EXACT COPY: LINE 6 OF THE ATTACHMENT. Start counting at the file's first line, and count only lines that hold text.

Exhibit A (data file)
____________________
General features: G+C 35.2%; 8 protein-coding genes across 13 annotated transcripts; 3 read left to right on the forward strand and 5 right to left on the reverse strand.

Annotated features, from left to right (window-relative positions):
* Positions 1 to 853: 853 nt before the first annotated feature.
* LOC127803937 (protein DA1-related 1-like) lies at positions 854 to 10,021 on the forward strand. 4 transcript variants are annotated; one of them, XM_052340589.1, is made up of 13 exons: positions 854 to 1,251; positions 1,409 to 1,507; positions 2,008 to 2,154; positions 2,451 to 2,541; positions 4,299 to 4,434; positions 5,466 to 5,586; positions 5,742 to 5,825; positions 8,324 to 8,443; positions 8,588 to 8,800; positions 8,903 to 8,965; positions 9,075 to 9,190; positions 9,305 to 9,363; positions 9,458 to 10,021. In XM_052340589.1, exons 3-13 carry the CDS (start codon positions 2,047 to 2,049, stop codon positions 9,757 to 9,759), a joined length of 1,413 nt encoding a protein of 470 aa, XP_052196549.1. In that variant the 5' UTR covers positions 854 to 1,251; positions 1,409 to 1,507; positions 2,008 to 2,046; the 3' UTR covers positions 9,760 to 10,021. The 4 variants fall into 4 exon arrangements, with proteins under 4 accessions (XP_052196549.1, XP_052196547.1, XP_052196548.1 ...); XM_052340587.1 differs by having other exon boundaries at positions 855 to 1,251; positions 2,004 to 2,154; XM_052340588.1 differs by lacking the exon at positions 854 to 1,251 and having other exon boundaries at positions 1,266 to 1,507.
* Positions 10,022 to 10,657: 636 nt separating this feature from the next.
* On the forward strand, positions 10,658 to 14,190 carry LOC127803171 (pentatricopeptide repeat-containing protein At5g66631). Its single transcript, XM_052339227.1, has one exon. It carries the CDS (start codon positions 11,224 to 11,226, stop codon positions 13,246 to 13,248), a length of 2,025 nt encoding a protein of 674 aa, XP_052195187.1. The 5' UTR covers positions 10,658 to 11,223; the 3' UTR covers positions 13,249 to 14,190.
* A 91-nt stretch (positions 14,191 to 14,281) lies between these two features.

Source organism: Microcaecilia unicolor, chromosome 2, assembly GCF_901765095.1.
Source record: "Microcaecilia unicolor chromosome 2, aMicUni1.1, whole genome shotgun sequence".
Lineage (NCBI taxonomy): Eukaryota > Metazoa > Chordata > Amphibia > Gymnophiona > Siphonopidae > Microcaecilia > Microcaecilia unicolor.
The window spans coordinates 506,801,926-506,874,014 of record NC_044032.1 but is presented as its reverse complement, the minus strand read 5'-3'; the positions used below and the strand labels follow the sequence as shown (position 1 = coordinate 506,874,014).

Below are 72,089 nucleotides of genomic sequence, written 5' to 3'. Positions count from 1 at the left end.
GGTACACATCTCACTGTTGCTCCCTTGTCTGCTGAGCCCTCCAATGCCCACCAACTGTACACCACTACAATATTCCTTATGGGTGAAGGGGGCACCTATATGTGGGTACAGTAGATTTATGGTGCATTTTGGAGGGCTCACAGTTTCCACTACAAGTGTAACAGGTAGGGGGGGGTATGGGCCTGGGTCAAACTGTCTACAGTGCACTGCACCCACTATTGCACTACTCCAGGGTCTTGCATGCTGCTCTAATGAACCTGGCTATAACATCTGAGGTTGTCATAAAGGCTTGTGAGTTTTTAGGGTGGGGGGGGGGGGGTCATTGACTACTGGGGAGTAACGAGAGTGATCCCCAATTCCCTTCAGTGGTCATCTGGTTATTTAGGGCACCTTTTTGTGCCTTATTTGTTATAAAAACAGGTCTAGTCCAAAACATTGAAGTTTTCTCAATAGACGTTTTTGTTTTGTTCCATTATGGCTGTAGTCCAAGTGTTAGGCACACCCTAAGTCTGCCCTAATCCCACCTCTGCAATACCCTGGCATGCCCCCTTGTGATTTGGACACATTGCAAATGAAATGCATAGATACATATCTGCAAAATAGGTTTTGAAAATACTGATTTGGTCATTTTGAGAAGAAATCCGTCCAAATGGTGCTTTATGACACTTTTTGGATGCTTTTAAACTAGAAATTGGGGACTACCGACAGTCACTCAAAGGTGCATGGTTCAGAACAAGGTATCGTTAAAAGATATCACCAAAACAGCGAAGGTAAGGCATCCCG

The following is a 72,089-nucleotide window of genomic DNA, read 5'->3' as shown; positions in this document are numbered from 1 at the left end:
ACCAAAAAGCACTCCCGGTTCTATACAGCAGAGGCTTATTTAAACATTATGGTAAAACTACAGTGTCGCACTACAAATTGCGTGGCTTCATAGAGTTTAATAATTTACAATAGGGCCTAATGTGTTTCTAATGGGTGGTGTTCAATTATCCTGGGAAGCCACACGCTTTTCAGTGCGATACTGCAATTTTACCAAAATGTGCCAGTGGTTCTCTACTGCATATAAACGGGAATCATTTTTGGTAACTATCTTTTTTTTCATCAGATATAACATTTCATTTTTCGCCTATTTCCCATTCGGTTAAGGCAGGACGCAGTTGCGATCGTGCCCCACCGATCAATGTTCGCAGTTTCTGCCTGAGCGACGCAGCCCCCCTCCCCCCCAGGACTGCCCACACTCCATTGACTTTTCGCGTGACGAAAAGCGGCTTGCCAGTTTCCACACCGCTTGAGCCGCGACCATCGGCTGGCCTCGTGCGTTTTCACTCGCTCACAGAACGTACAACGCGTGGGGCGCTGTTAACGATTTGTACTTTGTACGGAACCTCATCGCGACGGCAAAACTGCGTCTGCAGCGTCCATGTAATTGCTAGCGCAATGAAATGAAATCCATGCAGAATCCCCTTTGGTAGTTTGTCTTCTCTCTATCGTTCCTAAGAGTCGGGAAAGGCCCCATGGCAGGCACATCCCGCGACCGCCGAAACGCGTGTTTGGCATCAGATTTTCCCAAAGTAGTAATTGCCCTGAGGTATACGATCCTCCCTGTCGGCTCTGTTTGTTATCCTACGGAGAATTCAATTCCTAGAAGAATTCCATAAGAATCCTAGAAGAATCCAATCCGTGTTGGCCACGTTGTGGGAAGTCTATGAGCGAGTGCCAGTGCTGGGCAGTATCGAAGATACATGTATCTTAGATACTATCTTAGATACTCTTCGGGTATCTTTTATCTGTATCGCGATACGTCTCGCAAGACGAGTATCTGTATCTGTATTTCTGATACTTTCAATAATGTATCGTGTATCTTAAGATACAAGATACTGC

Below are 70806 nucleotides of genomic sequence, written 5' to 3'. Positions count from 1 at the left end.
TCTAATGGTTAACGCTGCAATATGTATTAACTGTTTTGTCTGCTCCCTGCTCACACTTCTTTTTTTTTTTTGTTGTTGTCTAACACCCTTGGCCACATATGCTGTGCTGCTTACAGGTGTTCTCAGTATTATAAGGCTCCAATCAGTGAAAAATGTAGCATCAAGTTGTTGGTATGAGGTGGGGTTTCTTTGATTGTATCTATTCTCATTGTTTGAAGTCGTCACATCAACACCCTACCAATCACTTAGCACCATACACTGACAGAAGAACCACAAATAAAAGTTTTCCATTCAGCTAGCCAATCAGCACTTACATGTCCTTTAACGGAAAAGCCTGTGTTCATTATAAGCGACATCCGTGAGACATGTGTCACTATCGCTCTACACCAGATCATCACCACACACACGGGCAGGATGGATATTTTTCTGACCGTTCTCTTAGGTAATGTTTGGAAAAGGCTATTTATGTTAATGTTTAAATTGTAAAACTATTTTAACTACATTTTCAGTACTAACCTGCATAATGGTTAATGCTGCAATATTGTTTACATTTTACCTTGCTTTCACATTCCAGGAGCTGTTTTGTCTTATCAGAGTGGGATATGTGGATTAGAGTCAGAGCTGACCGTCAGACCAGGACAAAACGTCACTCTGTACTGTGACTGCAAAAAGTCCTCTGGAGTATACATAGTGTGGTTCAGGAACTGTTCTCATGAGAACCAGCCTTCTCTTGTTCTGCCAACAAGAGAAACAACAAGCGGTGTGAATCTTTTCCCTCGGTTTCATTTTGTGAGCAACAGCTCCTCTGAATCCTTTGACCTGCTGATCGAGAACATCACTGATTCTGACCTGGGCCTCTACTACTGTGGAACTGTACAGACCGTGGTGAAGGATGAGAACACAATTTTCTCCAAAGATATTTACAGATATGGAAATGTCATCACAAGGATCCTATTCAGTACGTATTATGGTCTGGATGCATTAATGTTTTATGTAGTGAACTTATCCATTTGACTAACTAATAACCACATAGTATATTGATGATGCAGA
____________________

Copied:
* On the forward strand, positions 10,658 to 14,190 carry LOC127803171 (pentatricopeptide repeat-containing protein At5g66631). Its single transcript, XM_052339227.1, has one exon. It carries the CDS (start codon positions 11,224 to 11,226, stop codon positions 13,246 to 13,248), a length of 2,025 nt encoding a protein of 674 aa, XP_052195187.1. The 5' UTR covers positions 10,658 to 11,223; the 3' UTR covers positions 13,249 to 14,190.